Three photographers are exhibiting work that confronts the way African-Americans are often perceived in art, the workplace, and through their physical appearance.
The work, by artists Alanna Airitam, Endia Beal and Medina Dugger can be seen in an exhibition called How do you see me? at the Catherine Edelman Gallery in Chicago.
Here is a selection of highlights.
The Golden Age, by Alanna Airitam
Alanna Airitam addresses the absence of black people in the history of Western art, with rare appearances showing dark-skinned people “represented in paintings and films as domestic workers, slaves or barbarians”.
In her series The Golden Age, the artist invited African-Americans to pose in the style of classic Dutch portraiture, to celebrate black identity and highlight the racial divide seen in art history.
Airitam said: “When I see the beauty and power in the eyes of the people in the portraits, it immediately counters all the negative stereotypes and narratives we receive on a daily basis.
“It is (and always will be) especially important for me to combat the barrage of dehumanising messages black people face through media with messages that clearly state that we are beautiful, powerful, valuable, worthy human beings and we’re here to stay.”
Airitam pays homage to the Harlem Renaissance, a period of American history in the early 20th Century that saw a boom in African-American social and cultural expression, centred around Harlem in Upper Manhattan, New York .
The image above is named after Dapper Dan, the Harlem-based clothes designer who defined hip hop fashion in the 1980s and 90s.
Many of her images are named after places in Harlem.
Airitam says that the absence of black people in Western art made an impression on her as a child going into museums and galleries.
“I never saw anyone who looked like me. We were not on the walls (unless shown in a way in which we were serving white people). We did not work there (unless we were cleaning or acting as security; again, serving).
“I remember being young and feeling confused, sad, and embarrassed about that.”
The portrait below, named Queen Mary, is of a model named Mary. Her family is from Saint Croix, an island in the Caribbean Sea.
Mary shared a story with Airitam about three women who led a successful rebellion against Dutch colonialism in Saint Croix in 1878. One of the women was called Mary Thomas.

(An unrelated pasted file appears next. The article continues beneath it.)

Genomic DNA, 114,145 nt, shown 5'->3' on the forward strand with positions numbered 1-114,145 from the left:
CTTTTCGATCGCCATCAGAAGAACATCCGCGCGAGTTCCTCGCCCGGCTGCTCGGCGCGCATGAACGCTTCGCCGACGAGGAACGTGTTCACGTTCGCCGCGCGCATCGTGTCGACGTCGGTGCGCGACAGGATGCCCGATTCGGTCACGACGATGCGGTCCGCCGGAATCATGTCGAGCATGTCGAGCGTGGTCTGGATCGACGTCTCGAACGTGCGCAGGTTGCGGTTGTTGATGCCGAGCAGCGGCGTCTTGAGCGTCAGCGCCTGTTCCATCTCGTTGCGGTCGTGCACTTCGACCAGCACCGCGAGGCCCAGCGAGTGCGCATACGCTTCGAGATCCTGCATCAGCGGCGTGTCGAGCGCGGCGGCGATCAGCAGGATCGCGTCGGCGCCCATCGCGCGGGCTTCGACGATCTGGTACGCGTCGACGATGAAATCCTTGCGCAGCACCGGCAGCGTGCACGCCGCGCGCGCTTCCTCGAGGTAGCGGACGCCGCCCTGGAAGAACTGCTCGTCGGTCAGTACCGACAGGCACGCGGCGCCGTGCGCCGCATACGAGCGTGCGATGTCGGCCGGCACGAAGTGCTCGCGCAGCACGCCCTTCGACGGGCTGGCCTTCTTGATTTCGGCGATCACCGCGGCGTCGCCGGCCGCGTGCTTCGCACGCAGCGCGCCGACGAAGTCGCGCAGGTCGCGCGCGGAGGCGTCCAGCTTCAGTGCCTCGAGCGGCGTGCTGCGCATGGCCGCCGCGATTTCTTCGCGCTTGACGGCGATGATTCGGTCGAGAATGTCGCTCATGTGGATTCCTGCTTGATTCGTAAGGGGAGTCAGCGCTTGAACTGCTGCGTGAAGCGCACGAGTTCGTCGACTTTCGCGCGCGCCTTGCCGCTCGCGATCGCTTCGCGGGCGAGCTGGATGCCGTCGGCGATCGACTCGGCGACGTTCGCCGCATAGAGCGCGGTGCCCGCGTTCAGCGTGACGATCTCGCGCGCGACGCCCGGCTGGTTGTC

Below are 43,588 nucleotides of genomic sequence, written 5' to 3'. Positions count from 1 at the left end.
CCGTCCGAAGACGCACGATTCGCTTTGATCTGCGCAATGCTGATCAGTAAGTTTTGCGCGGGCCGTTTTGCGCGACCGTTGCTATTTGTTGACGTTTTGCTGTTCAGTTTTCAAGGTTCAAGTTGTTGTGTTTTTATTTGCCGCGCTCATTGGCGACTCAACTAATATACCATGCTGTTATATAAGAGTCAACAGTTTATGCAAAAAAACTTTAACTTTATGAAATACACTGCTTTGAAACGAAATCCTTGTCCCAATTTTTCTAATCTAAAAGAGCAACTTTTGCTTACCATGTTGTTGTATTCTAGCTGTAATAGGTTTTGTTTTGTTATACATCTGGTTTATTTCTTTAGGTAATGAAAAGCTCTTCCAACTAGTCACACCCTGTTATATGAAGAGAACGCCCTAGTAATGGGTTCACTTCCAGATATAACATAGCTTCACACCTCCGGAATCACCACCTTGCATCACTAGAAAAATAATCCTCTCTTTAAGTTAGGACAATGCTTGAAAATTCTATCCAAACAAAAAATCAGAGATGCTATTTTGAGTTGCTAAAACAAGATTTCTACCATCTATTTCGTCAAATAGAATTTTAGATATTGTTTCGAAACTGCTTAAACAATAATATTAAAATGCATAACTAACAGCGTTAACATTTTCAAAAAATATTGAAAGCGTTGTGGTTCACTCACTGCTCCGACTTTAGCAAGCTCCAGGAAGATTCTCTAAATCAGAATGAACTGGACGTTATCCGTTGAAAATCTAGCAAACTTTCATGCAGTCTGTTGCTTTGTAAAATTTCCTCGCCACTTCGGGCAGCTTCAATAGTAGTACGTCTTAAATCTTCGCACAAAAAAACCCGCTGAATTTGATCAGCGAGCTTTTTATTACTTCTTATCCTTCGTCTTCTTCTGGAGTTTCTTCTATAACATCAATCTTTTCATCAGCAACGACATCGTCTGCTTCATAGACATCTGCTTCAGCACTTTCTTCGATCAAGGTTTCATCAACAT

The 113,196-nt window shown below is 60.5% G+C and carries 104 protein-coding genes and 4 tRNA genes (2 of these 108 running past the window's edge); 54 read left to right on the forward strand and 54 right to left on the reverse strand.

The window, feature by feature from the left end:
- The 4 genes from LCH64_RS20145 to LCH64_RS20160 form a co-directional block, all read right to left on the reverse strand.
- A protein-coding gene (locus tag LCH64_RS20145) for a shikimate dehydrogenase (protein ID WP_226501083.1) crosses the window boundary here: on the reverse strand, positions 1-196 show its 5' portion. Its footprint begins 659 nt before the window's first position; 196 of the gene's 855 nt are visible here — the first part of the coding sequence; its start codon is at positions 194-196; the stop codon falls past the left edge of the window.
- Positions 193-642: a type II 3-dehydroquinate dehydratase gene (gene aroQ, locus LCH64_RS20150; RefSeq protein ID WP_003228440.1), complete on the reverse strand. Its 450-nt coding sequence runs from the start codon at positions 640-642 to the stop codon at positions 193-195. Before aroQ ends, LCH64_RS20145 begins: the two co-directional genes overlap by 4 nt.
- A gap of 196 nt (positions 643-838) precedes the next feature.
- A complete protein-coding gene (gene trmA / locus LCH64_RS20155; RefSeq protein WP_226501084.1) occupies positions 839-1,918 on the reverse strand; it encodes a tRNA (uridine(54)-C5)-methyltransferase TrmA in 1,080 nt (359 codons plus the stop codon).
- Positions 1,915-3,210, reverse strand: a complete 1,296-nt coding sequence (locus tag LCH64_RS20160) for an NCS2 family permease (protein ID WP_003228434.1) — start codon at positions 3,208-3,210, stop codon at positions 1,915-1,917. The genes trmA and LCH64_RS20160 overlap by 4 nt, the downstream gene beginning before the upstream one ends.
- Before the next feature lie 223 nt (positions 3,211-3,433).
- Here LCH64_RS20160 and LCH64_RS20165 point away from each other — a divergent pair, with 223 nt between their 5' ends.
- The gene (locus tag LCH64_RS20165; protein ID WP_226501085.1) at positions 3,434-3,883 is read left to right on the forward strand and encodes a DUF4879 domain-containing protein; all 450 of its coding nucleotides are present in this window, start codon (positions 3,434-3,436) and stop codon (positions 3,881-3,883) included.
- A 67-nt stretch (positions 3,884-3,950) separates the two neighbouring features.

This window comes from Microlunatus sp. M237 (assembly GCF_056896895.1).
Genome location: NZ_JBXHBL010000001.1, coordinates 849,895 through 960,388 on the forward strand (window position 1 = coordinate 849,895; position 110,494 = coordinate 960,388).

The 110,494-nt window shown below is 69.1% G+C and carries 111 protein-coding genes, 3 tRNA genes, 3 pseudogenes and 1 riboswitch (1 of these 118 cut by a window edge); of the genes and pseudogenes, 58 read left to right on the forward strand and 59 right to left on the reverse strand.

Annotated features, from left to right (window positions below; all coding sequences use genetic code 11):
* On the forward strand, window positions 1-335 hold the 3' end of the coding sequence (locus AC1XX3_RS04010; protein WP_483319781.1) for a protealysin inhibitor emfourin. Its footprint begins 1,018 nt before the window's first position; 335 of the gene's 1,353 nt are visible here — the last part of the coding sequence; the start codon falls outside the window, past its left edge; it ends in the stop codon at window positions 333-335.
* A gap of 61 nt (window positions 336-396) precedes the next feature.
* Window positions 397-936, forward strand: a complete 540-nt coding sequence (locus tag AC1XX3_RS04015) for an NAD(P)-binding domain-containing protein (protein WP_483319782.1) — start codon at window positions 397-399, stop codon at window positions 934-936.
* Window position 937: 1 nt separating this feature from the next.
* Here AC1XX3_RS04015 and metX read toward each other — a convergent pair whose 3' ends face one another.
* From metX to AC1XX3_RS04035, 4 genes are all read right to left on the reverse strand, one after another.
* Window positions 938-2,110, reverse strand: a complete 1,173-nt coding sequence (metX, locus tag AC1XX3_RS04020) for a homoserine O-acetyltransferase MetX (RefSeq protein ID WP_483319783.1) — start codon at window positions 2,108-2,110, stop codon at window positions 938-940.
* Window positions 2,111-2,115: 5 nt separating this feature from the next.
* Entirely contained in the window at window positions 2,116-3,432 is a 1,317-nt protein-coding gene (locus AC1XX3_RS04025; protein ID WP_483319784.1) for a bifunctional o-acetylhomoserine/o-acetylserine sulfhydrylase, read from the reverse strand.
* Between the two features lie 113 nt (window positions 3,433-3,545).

Airitam decided to name the portrait Queen Mary in honour of the story. The model is symbolically showing that the key to abundance is self-love, beauty, majesty.
Am I What You’re Looking For? by Endia Beal
In her series, Endia Beal positions her models against a fake backdrop of a traditional office setting, wearing an outfit that the model would choose to wear in the workplace.
Beal, a professor at Winston-Salem State University in North Carolina, has spent the last four years using photographic narratives and video testimonies to examine the personal stories of minority women working within the corporate space.
The artist’s previous personal experience of working in mostly white corporate workplaces includes people talking behind her back and making comments about her hair, which did not conform to their view of beauty.
She says of the creative industry: “As a black, female photographer, I witnessed the under-representation of contemporary minority stories within fine art circles and photojournalism.”
Many of the subjects in her series are students at the university where she works. She also travelled around North Carolina and photographed women in their childhood homes.
“These environments foster comfort allowing the women to be open about their concerns. I asked each woman to wear what she would love to wear to an interview and imagine she is waiting for the interview.”
The women shared their personal difficulties in gaining employment after graduation: “Employers would tell them that their natural hair was unprofessional or their name was too difficult to pronounce and would suggest they alter themselves for the job.
“Rarely are these stories shared to colleagues or management in fear of rejection or lack of opportunities.”
Chroma: An Ode to JD ‘Okhai Ojeikere, by Medina Dugger
In her portrait series, Medina Dugger pays homage to Nigerian photographer JD ‘Okhai Ojeikere, who spent 40 years creating black and white photographic studies of African women’s hairstyles.
Ojeikere’s work helped establish modern celebration of black hair culture, documenting African hair-braiding methods that date back thousands of years.
Nigerian hair culture is often an extensive process, which begins in childhood, with methods and variations being influenced by social and cultural patterns, historical events and globalisation.
Traditionally, Nigerian hairstyles can be purely decorative or convey deeper meaning and symbolism around social status, age and family traditions.
Dugger said: “As a white American living in Nigeria, creating work on Nigerian hair culture, I understood from the beginning that I first needed to learn about the history of the practice and knew that I wanted the process to be collaborative in nature.”
In her portraits, Dugger experiments with historical and imagined hairstyles inspired by Ojeikere but also by Nigerian hairstylist Ijeoma Christopher, along with hairstyles she has seen in Lagos.
The women in the photos helped decide on the vibrant colours to suit their personal preferences.